ROME (Reuters) - Ennio Morricone, the Oscar-winning Italian composer whose haunting scores to Spaghetti Westerns like “A Fistful of Dollars” and “The Good, the Bad and the Ugly” helped define a cinematic era, died on Monday. He was 91.
Morricone broke his femur 10 days ago and died at dawn in a clinic in Rome, his lawyer Giorgio Assumma told Reuters.
Outside the clinic, Assumma handed reporters a death notice written by the composer himself, beginning “I, Ennio Morricone, am dead.”
In a moving one-page text, Morricone thanked his close friends and family for their companionship, naming his children and grandchildren and saying “I hope they understand how much I loved them.”
He dedicated “the most painful goodbye” to his wife Maria Travia, whom he married in 1956, saying “to her I renew the extraordinary love that bound us together and that I am sorry to abandon.”
He said he wanted a private funeral because “I don’t want to disturb.”
Born in Rome in 1928, Morricone wrote scores for some 400 films but his name was most closely linked with the director Sergio Leone, with whom he worked on the Spaghetti Westerns as well as epic crime drama “Once Upon a Time in America”.
Morricone worked in almost all film genres — from horror to comedy — and some of his melodies are perhaps more famous than the films he wrote them for.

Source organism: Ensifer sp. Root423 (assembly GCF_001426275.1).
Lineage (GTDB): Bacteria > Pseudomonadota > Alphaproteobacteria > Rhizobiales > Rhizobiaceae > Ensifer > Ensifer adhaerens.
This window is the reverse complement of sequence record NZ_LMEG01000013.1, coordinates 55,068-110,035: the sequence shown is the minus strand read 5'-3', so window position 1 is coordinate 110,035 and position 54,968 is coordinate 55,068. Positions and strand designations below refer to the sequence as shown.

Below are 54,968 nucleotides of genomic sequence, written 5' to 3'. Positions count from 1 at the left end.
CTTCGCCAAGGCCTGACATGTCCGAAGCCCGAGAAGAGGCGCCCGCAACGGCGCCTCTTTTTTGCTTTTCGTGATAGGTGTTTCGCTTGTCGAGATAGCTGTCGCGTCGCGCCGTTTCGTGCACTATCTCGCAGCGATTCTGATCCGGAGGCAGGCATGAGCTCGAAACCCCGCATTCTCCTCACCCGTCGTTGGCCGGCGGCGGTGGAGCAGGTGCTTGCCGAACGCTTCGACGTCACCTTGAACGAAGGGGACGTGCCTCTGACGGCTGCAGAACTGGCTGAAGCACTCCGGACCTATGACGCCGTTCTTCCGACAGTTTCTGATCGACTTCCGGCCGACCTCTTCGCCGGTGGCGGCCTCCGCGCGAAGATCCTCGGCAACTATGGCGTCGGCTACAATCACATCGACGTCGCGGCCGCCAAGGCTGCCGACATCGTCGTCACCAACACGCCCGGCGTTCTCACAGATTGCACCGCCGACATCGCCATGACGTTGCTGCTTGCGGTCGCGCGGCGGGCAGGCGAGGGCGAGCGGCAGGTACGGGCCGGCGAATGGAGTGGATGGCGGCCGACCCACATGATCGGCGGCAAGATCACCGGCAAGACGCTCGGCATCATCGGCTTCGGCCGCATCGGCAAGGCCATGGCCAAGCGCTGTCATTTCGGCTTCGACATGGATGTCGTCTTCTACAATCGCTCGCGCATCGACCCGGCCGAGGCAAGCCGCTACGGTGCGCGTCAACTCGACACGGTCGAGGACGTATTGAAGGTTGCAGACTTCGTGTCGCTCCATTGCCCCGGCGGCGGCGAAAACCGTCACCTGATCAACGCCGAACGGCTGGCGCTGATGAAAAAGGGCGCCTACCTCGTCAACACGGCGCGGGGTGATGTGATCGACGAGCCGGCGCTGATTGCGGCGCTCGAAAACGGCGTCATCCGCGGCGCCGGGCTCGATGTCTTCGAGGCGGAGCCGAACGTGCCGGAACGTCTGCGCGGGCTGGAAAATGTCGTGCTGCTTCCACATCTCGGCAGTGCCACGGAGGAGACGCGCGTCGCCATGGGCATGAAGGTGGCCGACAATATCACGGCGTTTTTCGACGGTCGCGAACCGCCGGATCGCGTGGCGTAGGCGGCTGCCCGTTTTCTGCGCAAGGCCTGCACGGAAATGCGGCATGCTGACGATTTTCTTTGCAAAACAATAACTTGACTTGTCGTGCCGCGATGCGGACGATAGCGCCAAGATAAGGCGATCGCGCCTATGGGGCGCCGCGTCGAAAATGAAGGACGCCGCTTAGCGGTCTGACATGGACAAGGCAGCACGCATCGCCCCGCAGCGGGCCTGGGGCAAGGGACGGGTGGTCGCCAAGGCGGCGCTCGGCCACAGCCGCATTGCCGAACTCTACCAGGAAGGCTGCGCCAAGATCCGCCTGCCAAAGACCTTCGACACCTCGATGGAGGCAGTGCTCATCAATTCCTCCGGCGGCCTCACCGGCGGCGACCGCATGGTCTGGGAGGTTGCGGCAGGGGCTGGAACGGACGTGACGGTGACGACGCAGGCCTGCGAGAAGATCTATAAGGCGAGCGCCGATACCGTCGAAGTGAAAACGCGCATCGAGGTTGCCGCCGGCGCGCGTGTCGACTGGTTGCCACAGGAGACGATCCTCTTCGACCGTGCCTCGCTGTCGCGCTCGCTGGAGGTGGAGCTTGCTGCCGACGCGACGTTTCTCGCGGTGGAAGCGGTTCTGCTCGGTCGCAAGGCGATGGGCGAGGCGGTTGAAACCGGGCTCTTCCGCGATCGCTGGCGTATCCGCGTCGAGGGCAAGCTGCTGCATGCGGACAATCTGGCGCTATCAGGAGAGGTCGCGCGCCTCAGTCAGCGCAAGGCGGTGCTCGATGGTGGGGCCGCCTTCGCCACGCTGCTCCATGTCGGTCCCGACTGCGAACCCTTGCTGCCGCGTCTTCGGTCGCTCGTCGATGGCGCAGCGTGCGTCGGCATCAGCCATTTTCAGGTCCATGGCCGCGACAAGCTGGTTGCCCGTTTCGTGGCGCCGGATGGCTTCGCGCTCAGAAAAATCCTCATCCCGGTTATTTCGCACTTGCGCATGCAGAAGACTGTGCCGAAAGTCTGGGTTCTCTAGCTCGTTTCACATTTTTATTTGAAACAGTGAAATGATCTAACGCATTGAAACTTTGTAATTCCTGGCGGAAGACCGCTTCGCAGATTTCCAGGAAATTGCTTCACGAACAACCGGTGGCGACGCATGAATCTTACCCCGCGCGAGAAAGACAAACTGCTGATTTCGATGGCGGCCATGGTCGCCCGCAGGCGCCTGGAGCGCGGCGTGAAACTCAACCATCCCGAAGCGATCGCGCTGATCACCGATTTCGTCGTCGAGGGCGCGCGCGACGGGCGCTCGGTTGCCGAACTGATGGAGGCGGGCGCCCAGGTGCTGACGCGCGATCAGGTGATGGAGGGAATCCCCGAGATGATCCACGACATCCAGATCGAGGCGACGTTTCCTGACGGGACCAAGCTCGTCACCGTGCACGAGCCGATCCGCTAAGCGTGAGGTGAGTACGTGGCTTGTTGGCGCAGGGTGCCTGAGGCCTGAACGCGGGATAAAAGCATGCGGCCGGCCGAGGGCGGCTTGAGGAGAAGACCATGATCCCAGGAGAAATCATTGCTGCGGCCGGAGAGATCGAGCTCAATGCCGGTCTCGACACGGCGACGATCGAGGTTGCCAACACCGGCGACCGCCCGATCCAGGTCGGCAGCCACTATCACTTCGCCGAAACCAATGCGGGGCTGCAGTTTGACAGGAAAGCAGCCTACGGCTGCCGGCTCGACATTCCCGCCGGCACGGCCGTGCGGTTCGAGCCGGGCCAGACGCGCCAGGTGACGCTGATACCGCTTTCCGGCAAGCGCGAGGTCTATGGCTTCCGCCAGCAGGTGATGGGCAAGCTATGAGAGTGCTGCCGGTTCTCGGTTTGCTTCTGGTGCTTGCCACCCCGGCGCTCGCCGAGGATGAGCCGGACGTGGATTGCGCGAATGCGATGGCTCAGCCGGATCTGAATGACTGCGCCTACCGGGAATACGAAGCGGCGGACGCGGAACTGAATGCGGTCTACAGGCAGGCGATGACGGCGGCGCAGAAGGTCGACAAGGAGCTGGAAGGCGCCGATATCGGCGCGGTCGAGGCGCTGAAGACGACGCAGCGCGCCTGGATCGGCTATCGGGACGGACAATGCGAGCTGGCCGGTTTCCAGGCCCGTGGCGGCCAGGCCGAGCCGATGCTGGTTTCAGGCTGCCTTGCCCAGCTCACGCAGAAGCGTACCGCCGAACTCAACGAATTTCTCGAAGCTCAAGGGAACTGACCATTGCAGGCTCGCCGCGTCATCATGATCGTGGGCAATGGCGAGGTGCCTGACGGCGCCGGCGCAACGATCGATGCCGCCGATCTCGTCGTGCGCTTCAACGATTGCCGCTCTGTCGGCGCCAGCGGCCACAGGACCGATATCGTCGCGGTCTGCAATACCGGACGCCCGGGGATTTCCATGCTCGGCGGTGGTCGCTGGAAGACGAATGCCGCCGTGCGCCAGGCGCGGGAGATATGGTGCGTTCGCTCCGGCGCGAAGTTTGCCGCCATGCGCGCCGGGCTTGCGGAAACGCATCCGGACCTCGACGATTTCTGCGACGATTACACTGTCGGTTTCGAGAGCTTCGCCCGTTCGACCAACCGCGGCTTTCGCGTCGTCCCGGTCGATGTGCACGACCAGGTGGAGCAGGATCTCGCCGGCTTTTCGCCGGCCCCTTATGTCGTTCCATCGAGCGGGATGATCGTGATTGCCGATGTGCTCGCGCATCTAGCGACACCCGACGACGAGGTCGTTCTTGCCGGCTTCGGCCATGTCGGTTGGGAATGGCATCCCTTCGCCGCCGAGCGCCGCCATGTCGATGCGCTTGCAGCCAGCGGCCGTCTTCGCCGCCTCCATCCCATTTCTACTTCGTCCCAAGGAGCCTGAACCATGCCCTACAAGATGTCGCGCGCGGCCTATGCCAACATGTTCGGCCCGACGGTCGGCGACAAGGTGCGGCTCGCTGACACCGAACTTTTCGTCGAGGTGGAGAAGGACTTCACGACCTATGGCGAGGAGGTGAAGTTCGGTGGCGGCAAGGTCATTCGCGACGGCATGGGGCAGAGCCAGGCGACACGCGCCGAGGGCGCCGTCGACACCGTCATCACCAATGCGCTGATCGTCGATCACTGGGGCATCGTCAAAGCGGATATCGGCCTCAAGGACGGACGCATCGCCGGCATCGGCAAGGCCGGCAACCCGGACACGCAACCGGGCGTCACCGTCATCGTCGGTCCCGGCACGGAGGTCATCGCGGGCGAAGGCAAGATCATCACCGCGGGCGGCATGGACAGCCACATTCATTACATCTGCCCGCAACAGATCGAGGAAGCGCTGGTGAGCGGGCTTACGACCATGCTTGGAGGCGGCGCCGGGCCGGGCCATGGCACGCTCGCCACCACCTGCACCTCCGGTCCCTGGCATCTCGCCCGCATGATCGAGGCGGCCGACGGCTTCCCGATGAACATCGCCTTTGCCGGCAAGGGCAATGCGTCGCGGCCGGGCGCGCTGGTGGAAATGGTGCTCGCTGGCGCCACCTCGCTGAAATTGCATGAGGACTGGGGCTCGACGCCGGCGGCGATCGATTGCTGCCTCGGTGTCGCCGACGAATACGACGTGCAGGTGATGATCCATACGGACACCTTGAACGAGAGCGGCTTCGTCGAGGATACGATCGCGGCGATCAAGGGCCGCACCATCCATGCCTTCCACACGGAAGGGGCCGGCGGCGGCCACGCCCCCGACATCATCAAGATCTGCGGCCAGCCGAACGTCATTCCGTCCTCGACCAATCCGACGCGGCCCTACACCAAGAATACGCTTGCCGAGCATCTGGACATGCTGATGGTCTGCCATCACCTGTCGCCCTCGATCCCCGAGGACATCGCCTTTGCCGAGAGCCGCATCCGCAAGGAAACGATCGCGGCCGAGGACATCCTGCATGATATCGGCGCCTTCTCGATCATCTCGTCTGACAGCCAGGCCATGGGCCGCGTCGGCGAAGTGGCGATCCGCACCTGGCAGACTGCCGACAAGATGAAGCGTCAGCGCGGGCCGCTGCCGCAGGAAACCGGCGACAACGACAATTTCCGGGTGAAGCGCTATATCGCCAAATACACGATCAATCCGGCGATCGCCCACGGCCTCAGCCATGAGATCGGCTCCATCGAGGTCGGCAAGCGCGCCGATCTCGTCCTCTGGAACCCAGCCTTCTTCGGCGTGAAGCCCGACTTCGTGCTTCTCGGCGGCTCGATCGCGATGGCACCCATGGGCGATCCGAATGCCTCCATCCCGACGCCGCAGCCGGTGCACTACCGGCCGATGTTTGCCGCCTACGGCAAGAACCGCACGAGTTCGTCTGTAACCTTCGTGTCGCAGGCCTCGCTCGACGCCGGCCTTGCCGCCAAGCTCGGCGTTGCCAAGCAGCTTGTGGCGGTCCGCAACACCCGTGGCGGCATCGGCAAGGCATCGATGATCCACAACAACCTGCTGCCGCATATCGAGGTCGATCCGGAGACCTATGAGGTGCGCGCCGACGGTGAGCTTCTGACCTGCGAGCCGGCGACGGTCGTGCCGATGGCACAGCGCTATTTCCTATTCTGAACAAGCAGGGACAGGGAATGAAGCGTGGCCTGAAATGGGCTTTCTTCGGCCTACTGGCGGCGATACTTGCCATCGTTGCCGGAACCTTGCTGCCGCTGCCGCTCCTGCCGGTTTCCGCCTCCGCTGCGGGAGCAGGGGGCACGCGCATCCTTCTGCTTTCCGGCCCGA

“We will forever remember, with infinite gratitude, the artistic genius of Maestro Ennio Morricone. He made us dream, moved us ... writing memorable notes that will be unforgettable in the history of music and cinema,” Prime Minister Giuseppe Conte said on Twitter.
State President Sergio Mattarella said Morricone had “greatly contributed to spreading and reinforcing the prestige of Italy in the world.”
Italian film producer Aurelio De Laurentiis said: “With Ennio Morricone goes a part of world cinema. His humility, combined with a greatness he never flaunted, allowed him to support small and big movies, giving them a unique soul that made them perfect and unforgettable.”
Morricone is survived by his wife, three sons Andrea - a composer and conductor - Giovanni and Marco, and his daughter Alessandra.
Reporting by Elvira Pollina, Giulia Segreti and Gavin Jones; Editing by Mike Collett-White
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